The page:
|| Checking for direct PDF access through Ovid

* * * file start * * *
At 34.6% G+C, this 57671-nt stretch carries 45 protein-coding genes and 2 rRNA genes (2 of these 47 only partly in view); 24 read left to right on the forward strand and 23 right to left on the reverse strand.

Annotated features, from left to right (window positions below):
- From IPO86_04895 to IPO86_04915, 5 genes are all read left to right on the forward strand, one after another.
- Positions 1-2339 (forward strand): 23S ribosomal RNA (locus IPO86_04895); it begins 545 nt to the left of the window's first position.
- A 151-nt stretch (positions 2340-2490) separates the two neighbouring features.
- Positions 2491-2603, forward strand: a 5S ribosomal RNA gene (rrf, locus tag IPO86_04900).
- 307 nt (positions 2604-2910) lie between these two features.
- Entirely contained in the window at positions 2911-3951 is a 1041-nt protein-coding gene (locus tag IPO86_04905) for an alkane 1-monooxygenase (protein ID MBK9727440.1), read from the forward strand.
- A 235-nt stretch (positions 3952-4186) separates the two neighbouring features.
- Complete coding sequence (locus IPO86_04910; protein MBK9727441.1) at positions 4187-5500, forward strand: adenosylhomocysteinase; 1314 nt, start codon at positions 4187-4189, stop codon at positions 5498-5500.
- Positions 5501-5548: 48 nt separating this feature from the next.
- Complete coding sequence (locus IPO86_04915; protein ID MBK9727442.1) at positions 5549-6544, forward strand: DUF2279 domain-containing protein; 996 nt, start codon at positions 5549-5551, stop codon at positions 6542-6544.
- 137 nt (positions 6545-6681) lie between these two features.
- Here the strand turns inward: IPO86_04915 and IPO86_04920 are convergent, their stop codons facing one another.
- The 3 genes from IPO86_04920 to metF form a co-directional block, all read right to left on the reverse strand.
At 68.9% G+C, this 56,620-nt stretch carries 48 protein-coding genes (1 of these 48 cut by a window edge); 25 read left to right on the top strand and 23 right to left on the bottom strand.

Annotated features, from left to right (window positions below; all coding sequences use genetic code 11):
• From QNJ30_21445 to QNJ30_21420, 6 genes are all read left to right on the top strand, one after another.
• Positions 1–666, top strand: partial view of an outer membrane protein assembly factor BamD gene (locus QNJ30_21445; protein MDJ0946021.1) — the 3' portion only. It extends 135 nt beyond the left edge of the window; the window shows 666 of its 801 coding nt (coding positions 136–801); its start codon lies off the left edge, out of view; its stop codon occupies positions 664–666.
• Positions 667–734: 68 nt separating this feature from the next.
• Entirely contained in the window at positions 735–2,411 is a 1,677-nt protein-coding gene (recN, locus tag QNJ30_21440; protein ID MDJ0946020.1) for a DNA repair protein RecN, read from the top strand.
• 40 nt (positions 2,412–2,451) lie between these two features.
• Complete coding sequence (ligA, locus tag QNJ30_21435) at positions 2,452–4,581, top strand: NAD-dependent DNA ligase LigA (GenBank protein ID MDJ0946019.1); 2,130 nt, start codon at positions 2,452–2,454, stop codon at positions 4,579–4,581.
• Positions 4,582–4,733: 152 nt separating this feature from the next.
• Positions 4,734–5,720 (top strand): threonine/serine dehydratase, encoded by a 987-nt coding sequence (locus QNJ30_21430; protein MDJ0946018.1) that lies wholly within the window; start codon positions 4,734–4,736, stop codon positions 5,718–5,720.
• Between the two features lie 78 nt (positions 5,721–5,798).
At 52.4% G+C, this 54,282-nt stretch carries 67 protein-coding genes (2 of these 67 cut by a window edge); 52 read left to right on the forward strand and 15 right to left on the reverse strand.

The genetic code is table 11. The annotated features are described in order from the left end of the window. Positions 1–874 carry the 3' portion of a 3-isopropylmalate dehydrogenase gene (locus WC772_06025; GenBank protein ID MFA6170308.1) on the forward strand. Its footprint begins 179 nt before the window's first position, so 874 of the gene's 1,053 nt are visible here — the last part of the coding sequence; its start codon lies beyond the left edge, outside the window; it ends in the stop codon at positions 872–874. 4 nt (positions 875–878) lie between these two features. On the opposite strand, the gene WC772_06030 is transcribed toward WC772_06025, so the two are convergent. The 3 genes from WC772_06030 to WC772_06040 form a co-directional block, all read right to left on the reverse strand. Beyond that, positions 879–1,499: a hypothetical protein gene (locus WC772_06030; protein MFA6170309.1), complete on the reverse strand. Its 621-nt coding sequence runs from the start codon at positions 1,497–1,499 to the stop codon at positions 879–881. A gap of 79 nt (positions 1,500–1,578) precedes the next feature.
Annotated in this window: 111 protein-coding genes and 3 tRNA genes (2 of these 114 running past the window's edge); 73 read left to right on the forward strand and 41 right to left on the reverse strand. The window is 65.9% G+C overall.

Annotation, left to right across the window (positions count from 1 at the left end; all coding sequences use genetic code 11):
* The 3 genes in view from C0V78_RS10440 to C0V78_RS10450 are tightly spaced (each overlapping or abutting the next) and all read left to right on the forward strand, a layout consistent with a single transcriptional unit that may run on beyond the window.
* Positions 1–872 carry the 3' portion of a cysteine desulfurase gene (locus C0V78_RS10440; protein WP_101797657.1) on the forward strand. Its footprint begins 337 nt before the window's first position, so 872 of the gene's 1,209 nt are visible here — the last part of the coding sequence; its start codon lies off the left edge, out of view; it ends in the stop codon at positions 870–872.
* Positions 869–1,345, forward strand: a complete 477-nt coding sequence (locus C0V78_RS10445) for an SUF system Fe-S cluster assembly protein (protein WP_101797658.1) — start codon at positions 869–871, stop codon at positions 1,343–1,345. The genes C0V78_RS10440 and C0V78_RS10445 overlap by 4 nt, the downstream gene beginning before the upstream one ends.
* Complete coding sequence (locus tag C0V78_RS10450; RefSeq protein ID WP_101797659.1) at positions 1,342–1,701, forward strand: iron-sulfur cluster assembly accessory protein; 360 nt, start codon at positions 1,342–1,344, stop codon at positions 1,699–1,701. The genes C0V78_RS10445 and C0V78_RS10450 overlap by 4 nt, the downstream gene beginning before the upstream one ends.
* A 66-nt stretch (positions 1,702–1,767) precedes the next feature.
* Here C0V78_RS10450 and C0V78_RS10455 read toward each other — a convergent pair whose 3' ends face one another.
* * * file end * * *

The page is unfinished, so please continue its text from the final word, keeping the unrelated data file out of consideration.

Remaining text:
Experiments were performed to test the hypothesis that oxidative stress underlies the enhanced tonic dilator impact of inward-rectifier K+ channels on renal afferent arterioles of rats with streptozotocin-induced diabetes mellitus. Sham and diabetic rats were left untreated or provided Tempol in their drinking water for 26±1 days, after which afferent arteriolar lumen diameter and its responsiveness to K+ channel blockade were measured using the in vitro blood-perfused juxtamedullary nephron technique. Afferent diameter averaged 19.4±0.8 μm in sham rats and 24.4±0.8 μm in diabetic rats (P<0.05). The decrease in diameter evoked by Ba2+ (inward-rectifier K+ channel blocker) was 3 times greater in diabetic rats than in sham rats. Glibenclamide (KATP channel blocker) and tertiapin-Q (Kir1.1/Kir3.x channel blocker) decreased afferent diameter in diabetic rats but had no effect on arterioles from sham rats. Chronic Tempol treatment prevented diabetes mellitus–induced increases in both renal vascular dihydroethidium staining and baseline afferent arteriolar diameter. Moreover, Tempol prevented the exaggeration of afferent arteriolar responses to Ba2+, tertiapin-Q, and glibenclamide otherwise evident in diabetic rats. Preglomerular microvascular smooth muscle cells expressed mRNA encoding Kir1.1, Kir2.1, and Kir6.1. Neither diabetes mellitus nor Tempol altered Kir1.1, Kir2.1, Kir6.1, or SUR2B protein levels in renal cortical microvessels. To the extent that the effects of Tempol reflect its antioxidant actions, our observations indicate that oxidative stress contributes to the exaggerated impact of Kir1.1, Kir2.1, and KATP channels on afferent arteriolar tone during diabetes mellitus and that this phenomenon involves posttranslational modulation of channel function.